Thursday, May 27, 2010

Carroll County Chamber of Commerce Push to Take Over Trash

In a move that should shock most Carroll Countians, the Carroll County Chamber of Commerce is exploring the possibility of taking over public trash collection in the county.

Most residents of Carroll County probably don't realize that this is going on because most people don't read the minutes of the Carroll County Chamber of Commerce. I only noticed it because of a small article on page 15 of The Advocate of Eldersburg and Sykesville, a small local newspaper.

The article says:

"One idea is that the county would contract one hauler for the best price for the whole county."

I realize that many jurisdictions in the state, including Baltimore City and Baltimore County provide public trash pick up. But I wonder why people think that trash collection is a function of the government? This is where common-sense thinkers question the role of government. Should government be bigger to provide services that private industry can do for lower costs? This is a prime example of where the government needs to stay out.

You should contact the Carroll County Chamber of Commerce and let them know that the government should not be involved with trash pick-up. The board of directors are:

Valerie Balaz, Marlene Titus, Kristen Beck, Sanady Bertamini, Brenda Fisher, Jenny Gambino, and Steve Aquino, Tom Alessi, Jeannine Morber, Steve Wantz, Nancy Lynch, Mike Shank, Christine Walters, Mike Fox, and Rich Haddad, Chamber President.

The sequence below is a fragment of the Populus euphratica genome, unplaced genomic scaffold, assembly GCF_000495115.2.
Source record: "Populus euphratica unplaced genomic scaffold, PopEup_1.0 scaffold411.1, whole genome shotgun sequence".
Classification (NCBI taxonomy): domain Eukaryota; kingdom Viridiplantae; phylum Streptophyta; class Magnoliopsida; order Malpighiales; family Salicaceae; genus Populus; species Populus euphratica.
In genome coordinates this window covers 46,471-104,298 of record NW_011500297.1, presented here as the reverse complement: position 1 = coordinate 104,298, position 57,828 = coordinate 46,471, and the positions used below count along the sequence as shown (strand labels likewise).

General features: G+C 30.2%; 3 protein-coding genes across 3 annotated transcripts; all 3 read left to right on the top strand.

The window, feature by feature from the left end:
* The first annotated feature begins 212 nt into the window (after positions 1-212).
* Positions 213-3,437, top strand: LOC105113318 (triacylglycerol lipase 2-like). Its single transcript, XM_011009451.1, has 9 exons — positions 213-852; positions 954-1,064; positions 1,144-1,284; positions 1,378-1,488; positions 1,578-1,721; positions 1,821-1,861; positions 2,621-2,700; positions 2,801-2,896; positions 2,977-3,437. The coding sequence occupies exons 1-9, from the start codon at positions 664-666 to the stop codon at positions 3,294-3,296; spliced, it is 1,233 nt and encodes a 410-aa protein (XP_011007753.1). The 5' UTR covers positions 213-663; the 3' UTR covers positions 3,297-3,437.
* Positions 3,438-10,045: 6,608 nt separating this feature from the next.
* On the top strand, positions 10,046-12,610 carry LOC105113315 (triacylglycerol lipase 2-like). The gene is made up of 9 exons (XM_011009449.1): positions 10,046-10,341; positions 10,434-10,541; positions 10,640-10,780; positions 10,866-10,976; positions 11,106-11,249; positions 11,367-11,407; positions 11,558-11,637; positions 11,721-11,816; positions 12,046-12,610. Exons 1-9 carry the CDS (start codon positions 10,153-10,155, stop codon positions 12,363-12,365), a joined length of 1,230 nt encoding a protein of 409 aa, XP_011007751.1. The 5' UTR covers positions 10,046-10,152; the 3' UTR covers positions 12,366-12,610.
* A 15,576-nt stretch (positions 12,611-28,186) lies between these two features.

You can contact them with the information on this link.

Related to this exploration is an idea proposed the Carroll County Commissioners (Dean Minnich, Michael Zimmer, and Julia Gouge) that would require all trash haulers to deposit their collections in the Carroll County landfills.

This idea is very anti-capitalism. If the Carroll County landfills are not offering competitive rates, trash haulers have an obligation to their customers and shareholders to find the lowest price with the most efficient facility to deposit their haul in order to provide the best value to both. Requiring them to deposit all of the collections in the Carroll County landfills may result in higher prices for customers and lower profits for the owners. If Carroll County is not able to provide a low-cost efficient option for these companies, the companies should not be forced to use them. They should be allowed to find alternate sites.

For a county that's as pro-business and pro-Republican\Conservative as Carroll County is, I am astonished that these ideas were even proposed. Are liberals infiltrating our political system? Don't stand for this. Let them know that you do not agree with these ideas!

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